But yesterday was a total, unthinkable team collapse and the worst loss in New York Football Giants history.
Giant Bummers: 10 Worst Losses in Big Blue History
Eagles 38, Giants 31, Dec. 19, 2010 — Eagles rally from a 31-10 deficit in the fourth quarter and win the game on a punt return by DeSean Jackson.
49ers 39, Giants 38, Jan. 5, 2003 — Giants blow 38-14 lead, lose to 49ers in controversial, wild card playoff finish.
Eagles 19, Giants 17, Nov. 19, 1978 — In the original “Miracle at the Meadowlands,” Herm Edwards returns fumble for TD win as Giants fail to run out clock, below right.
Vikings 23, Giants 22, Dec. 27, 1997 — Vikings overcome 19-3 halftime lead, score 10 points in last 1:30 to win wild card playoff.
Rams 19, Giants 13, OT, Jan. 7, 1990 — Jim Everett throws touchdown to Flipper Anderson in overtime as Ram win divisional playoff.
Bears 14, Giants 10, Dec, 29, 1963 — Bears capitalize on five Y.A. Tittle interceptions to beat Giants for NFL title at Wrigley Field.
Redskins 72, Giants 41, Nov. 27, 1966 — Giants allow NFL record 72 points to Redskins, who add insult to injury with late field goal.
Jets 37, Giants 14, Aug. 17, 1969 — It was only a pre-season game, but with the win the Super Bowl champion Jets legitimized themselves in New York.
Ravens 34, Giants 7, Jan. 28, 2001 — Ravens defense overwhelms Giants at Super Bowl XXXV in Tampa.
Colts 23, Giants 17, OT, Dec. 28, 1958 — In “The Greatest Game Ever Played,” Giants lose to Colts in only overtime championship game in NFL history.
For extra measure, a few more crushing defeats:
Bears 23, Giants 21, Dec. 17, 1933 — Bears tally a late touchdown on trick play to win first NFL championship game.
Cowboys 16, Giants 13, OT, Jan. 2, 1993 — Emmitt Smith runs for 168 yards as Cowboys beat Giants to clinch NFC East.
Jets 27, Giants 21, Dec. 18, 1988 — With a playoff berth on the line, crosstown rival Jets rally to beat Giants in final minutes.
Browns 8, Giants 3, Dec. 17, 1950 — After beating Cleveland twice in regular season, Giants lose to Browns in playoff for conference title.
A rare photo – a New York Knick championship team, vintage 1970. One of the original two NBA franchises – along with the Boston Celtics – the Knicks have won just two titles in more than 60 years.
The New York Knickerbockers are a team long on history but short on success.
One of only two charter franchises in the NBA, the Knicks have won just two championships since the league’s inception in 1946. By comparison, the Boston Celtics, the NBA’s other flagship franchise, have won 17 NBA championships over that same period of time.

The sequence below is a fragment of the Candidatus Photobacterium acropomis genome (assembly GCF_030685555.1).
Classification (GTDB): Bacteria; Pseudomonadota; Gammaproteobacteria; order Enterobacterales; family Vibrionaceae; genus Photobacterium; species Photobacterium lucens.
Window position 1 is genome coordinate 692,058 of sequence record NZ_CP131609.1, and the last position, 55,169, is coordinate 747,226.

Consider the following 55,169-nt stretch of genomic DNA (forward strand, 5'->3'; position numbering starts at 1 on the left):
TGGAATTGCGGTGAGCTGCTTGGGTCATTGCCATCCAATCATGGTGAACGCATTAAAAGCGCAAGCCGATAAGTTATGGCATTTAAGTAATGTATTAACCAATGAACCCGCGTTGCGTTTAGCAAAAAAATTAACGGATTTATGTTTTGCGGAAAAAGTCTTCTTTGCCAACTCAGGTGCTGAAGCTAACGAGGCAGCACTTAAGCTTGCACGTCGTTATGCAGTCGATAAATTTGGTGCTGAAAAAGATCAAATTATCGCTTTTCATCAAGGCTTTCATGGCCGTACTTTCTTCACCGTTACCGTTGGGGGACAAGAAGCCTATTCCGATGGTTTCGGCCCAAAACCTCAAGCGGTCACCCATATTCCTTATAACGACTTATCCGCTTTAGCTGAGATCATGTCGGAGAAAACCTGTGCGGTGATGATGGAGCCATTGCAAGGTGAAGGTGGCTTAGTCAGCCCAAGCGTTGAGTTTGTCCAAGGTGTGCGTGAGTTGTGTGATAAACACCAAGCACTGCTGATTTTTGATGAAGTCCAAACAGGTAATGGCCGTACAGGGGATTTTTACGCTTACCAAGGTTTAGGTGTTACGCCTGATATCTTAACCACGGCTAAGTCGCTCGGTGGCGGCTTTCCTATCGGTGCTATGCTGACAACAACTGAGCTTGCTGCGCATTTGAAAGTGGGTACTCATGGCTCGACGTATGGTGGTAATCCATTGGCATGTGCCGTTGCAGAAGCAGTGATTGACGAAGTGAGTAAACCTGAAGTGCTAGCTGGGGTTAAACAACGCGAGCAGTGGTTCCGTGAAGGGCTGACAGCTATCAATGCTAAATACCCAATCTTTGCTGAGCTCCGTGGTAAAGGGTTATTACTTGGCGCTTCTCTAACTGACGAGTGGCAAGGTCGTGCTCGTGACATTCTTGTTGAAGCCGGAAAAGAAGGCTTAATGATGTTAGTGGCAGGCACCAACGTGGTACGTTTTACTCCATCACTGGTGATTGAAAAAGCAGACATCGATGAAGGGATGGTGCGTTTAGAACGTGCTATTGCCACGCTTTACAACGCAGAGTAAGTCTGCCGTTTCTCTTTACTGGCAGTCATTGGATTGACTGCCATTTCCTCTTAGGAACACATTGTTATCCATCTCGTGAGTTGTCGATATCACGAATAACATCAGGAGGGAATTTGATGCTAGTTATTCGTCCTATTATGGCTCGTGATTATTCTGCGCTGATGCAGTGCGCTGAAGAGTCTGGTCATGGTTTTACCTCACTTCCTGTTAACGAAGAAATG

So Knick fans are cautiously optimistic that this year’s team is finally heading in the right direction after a decade of disaster that was the Isiah Thomas regime. Although improving, the Knicks aren’t a championship contender….not yet, at least.
The Knicks won their first NBA title in 1970 when Willis Reed limped onto the court to incent the crowd and his teammates, and Walt “Clyde” Frazier played one of the best Game Sevens ever to bury the Los Angeles Lakers. The Knicks beat the Lakers three years later, and haven’t won a championship since. That’s 37 years without a title if you’re counting. Knick fans are.
The Knickerbockers had some success in the early 50s, advancing to the NBA Finals three straight years beginning in 1951. Coach Joe Lapchick and stars like Harry “The Horse” Gallatin, Nat “Sweetwater Clifton and Dick McGuire led those Knicks. who nearly overcame a 3-0 deficit before losing to the Rochester Royals in a seven-game series in 1951.
The Knicks then lost two finals in a row to the Minneapolis Lakers, who later moved to Los Angeles. Though not an NBA original, the Lakers have won 16 championships themselves since joining the league in time for the 1948-49 season — and winning their first title that same year.
The Knicks made two other championship runs in the 90s with Patrick Ewing at center. They lost to the Houston Rockets in a seven-game NBA Finals in 1994, and then fell to the ascending San Antonio Spurs in 1999, when Ewing was injured and missed the finals.
And that’s the short championship history of the New York Knicks.
Trolling around a sports memorabilia shop during the Christmas rush, I stumbled across this photo of Ted Williams, at bat at Fitton Field on the campus of the College of the Holy Cross in Worcester, Mass. Fenwick Hall, the school’s flagship building, can be seen in the distance.
The photo caption was entitled: The Dawning of a Legend. The date is April 14, 1939, and Williams is about to launch that classic swing. His first turn at bat resulted in a grand slam home run that scored three Hall of Famers– Jimmie Foxx, Joe Cronin and Bobby Doerr — ahead of him. The Red Sox that day beat up on Holy Cross — my alma mater — 14-2.